Even at the height of the Troubles with 27,000 armed security personnel, a “hard” border between Northern Ireland and the Republic of Ireland was a practical impossibility. It is now completely undesirable, which is why no one is arguing in its favour.
Despite this, headlines predicting checkpoints and unmanageable delays have been allowed to set the tone of the debate. But it must be remembered that a border already exists – in currency, VAT, excise duties and security. In all our conversations with business people and politicians on both sides of the border, not one has said that the current arrangements present problems. This is because they are handled through a combination of technology and cooperation between the authorities, north and south.
One of the reasons for this is that trade across the border is characterised by regular crossings of goods, often on the same routes in the same trucks. The agri-food sector is particularly important, with just under half of the cross-border manufacturing trade accounted for by food, beverages and tobacco. Around a third of Northern Ireland’s milk heads south of the border for processing. Some 13,000 crossings are made annually purely for the production of Guinness.
As a result, much cross-border trade is well suited to Authorised Economic Operator schemes. Paperwork can be submitted electronically ahead of travel, with number-plate recognition systems allowing trucks to cross the border without so much as changing gear. GPS technology may obviate the need for physical infrastructure at the border, including cameras. Local traders can be given exemptions, with lighter requirements and the obligation to pay any duties only once or twice a year to minimise disruption.
Such schemes need expanding – the UK has only around 600 AEOs compared with over 6,000 in Germany – but the crucial point is that technological solutions can be made to work, if only they are not delayed by political squabbles.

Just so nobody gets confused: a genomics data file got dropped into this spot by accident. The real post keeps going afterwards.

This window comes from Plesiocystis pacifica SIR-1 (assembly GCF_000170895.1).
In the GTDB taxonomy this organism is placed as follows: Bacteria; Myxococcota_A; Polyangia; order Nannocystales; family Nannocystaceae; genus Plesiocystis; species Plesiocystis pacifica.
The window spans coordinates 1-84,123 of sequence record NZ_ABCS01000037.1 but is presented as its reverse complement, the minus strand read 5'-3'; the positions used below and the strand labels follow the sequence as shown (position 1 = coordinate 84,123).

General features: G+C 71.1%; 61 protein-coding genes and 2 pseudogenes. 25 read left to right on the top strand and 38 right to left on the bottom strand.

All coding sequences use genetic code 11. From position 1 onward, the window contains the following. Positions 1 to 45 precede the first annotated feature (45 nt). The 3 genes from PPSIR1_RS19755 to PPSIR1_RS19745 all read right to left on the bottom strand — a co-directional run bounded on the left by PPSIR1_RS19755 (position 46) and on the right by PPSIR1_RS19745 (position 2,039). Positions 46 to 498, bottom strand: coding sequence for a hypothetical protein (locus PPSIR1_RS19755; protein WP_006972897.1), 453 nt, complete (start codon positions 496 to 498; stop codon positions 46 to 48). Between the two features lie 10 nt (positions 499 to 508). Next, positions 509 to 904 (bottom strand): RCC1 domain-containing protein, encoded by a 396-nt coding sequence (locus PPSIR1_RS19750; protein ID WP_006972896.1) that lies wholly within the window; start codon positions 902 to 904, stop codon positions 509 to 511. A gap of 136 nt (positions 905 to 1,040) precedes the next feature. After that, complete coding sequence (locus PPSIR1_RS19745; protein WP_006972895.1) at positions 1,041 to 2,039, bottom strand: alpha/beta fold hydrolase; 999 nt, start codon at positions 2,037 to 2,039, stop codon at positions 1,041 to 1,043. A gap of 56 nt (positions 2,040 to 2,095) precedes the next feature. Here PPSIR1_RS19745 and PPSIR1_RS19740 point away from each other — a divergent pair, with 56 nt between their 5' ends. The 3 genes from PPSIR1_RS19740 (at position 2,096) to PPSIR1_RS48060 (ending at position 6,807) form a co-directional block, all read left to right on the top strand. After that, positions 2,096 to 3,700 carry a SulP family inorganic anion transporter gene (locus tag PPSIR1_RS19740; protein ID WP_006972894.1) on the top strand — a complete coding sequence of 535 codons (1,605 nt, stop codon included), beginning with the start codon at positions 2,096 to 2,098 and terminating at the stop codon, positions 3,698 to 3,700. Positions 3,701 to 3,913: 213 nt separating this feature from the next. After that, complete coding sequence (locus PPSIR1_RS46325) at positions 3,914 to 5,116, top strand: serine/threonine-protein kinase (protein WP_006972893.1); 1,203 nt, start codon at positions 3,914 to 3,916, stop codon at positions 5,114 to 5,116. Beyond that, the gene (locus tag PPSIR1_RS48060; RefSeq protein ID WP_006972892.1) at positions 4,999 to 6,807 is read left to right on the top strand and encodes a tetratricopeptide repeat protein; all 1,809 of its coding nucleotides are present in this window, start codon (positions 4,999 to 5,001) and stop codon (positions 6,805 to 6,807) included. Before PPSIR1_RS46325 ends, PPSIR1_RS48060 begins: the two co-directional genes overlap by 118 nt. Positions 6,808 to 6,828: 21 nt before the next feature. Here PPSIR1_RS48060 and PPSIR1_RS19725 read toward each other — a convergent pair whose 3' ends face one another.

The European Commission used to believe this itself. In the Smart Border 2.0 paper which it commissioned, former director of the World Customs Organisation Lars Karlsson saw the discussions on the Irish border as “an opportunity to develop a friction free border building on international standards and best practices”. He discussed the ability of technologies to “reduce or even eliminate the need to stop or undergo checks”. Crucially, Karlsson also demonstrated that his solution could be implemented “regardless of the legal framework for the UK’s exit from the EU” including on WTO terms.
Sadly, such pragmatism has been lost in recent months. The Commission showed its dangerous ignorance of Northern Ireland with its proposal that “the territory of Northern Ireland…shall be considered to be part of the customs territory of the Union”. This would be a clear breach of the Principle of Consent enshrined in the Belfast Agreement, designed to respect the border and leave the choice about its future solely, democratically and peacefully in the hands of the people of Northern Ireland.
It would serve neither the interests of the Republic of Ireland nor Northern Ireland. Eighty-five per cent of Northern Ireland’s sales are within the UK – with 65 per cent remaining in the province and 20 per cent with Great Britain. Only 5 per cent of sales are with the Republic. Just 1.6 per cent of Irish exports go to Northern Ireland, and 1.6 per cent of the Republic’s imports are from Northern Ireland. It would be absurd for Northern Ireland to be cut off from the UK Single Market for the sake of that, just as it would be for the Republic to jeopardise the 13.4 per cent of exports and almost a quarter of imports sent to and received from the UK.
The Commission has made a major error in only taking advice on Irish matters from Dublin. It must seek to learn from voices in Northern Ireland. It must return to the approach which Karlsson set out. It must listen to senior figures, including the architect of the Belfast Agreement, David Trimble. A sensible technological solution is in the best interests of the whole British Isles.
To read Owen Paterson and Theresa Villiers’ article in full, click here.